So when I see him inserting himself into a playgroup or family at the playground, I make a point of introducing him and me to them early on, letting them know that if he starts being more trouble than fun, they should let both of us know right away; it's not their job to put up with my kid's behavior. And that's what I did when I saw him playing with a Pakistani family and their frisbee at the park Sunday.
I'm not just jumping to conclusions here; I'm a pretty well educated observer of humanity. They were clearly South Asian, with the adult women in salwar kameezes (plural?) and relaxed hijab. I could see at least three mom/dad pairs in play, as well as a 20-something guy, an older teen girl, and a grandparent or two in the shade. And when one of the toddlers got stuck on the playground equipment, a plaintive "Mamaji!!!" rang out.
Anyway, Connor invited himself into the frisbee game which had started up among one of the dads, the 20-something guy, and a boy about Connor's age; a little girl no more than a year old or so was the field hazard, wandering in and out of people's legs without a care in the world. They later brought out a kite, letting him have a pass at running with the string, and generally playing really wonderfully with him. Griff was playing with his match in age, a little boy whose sharing skills were not quite as advanced as Griff's are, but they invented a cute little rescue game, where one would be "stranded" on the slide, and the other, at the top, would help "pull them up to safety."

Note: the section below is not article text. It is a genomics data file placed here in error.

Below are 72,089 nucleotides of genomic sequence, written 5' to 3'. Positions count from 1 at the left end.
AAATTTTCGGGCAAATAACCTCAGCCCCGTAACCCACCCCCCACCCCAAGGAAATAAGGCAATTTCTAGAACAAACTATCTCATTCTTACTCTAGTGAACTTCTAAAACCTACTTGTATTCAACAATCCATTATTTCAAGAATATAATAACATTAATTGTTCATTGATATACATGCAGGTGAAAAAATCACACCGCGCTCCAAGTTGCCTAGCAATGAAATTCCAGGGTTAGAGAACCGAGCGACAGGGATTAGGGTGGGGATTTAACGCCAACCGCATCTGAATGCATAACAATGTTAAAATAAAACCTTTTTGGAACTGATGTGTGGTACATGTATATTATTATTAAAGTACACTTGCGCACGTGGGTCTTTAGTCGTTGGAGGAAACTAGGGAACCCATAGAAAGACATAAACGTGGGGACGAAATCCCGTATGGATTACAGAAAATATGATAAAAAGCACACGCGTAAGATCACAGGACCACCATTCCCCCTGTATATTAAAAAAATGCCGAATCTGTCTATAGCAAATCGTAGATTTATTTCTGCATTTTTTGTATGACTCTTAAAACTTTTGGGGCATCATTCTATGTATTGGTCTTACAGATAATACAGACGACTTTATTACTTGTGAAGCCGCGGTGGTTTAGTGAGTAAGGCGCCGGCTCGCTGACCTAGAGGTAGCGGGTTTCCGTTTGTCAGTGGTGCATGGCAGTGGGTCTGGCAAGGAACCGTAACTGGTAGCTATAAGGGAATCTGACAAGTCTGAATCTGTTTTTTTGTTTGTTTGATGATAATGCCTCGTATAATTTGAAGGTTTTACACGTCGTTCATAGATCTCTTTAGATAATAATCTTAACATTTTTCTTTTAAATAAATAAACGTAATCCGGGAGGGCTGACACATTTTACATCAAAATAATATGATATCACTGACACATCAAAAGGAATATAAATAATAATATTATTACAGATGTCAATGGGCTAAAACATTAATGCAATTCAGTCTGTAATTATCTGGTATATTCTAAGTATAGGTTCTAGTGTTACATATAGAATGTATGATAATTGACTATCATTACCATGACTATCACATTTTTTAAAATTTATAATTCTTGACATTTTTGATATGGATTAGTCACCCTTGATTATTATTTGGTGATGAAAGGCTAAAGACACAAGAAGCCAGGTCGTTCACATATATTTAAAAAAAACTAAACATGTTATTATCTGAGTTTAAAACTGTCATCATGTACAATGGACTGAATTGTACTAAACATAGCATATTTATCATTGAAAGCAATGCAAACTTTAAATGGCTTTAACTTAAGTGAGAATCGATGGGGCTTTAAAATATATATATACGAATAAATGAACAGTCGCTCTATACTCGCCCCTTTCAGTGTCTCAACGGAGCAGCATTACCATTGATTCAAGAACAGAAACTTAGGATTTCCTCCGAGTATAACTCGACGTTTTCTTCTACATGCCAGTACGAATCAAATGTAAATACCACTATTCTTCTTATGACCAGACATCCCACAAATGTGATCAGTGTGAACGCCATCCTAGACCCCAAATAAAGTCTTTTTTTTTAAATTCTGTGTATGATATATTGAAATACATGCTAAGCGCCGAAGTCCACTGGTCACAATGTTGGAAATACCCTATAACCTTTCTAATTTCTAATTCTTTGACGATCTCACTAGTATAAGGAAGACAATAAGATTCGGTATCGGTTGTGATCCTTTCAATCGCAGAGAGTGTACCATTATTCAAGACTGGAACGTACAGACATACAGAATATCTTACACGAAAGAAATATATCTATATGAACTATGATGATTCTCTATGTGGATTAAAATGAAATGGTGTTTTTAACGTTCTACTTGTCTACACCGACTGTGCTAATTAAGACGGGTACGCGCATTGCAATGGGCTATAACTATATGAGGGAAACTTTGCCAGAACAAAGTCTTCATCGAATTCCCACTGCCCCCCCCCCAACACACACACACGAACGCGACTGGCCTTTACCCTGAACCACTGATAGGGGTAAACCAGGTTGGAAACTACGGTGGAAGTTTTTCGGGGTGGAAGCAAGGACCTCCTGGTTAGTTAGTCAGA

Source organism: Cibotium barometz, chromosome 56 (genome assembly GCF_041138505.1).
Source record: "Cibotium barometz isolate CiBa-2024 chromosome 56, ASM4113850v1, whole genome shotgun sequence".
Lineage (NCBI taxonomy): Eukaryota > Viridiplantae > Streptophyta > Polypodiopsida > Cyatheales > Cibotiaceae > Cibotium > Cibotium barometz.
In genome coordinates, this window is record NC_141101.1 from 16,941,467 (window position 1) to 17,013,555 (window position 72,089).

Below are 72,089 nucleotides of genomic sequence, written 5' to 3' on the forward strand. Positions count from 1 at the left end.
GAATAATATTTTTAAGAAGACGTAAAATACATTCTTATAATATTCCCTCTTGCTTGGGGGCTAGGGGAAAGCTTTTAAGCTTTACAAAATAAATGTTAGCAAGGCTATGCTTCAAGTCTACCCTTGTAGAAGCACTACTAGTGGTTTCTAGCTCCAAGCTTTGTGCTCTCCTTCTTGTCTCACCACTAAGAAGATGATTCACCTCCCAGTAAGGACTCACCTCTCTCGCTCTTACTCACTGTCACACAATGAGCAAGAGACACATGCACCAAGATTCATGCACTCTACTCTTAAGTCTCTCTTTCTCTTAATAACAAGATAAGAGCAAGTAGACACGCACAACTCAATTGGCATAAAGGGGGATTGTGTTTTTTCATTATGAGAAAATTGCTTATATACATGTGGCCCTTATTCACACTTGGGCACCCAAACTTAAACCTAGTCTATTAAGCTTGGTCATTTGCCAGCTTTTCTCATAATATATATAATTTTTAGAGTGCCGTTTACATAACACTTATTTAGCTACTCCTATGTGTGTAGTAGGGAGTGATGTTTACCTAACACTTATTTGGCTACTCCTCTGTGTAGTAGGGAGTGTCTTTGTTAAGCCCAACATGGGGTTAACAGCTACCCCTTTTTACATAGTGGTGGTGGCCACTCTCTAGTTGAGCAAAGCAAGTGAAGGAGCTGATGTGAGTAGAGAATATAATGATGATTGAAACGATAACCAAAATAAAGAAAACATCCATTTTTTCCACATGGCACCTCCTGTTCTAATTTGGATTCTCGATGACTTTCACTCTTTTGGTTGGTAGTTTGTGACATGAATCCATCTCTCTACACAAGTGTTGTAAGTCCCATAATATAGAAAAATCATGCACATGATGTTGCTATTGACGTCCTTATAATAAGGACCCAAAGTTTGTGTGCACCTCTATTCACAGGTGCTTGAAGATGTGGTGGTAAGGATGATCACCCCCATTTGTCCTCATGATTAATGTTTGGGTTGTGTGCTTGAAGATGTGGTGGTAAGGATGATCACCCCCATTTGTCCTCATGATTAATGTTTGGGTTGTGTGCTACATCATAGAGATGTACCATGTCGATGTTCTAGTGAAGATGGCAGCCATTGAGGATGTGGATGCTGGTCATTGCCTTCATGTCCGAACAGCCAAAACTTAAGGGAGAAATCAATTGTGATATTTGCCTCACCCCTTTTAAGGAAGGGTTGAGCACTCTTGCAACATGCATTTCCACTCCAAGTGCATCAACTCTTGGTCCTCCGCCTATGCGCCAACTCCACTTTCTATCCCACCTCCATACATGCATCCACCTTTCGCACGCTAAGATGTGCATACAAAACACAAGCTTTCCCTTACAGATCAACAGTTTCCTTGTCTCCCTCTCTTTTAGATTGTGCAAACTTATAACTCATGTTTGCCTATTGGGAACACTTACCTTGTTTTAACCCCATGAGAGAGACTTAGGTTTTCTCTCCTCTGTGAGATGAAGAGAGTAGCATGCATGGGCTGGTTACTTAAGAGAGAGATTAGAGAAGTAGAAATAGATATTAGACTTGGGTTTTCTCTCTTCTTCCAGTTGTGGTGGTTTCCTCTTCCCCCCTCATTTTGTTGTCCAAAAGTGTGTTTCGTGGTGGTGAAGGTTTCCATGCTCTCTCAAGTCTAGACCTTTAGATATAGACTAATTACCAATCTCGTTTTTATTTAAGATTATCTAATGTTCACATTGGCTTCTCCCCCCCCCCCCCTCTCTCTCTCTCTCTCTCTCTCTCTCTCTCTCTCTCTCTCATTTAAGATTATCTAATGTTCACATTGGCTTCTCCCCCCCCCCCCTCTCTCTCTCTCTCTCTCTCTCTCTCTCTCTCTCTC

I made myself known early on, and only intervened a couple of times: to make sure he wasn't hogging the kite, to advise him on frisbee technique which would keep the toy from winging anyone in the head, and to remind him to keep his cool when "monkey in the middle" got a little intense for him (he tends to take prolonged stays in the middle somewhat personally...okay, a LOT personally). Every time I asked the dad if they needed a break from him, he smiled and shook his head, insisting he was behaving well and they were enjoying him. At the end of our time there (close to when I could see they were ready to sit and eat), I reminded him to thank them for letting him play with them and their stuff for so long; he did, and they were as gracious as ever.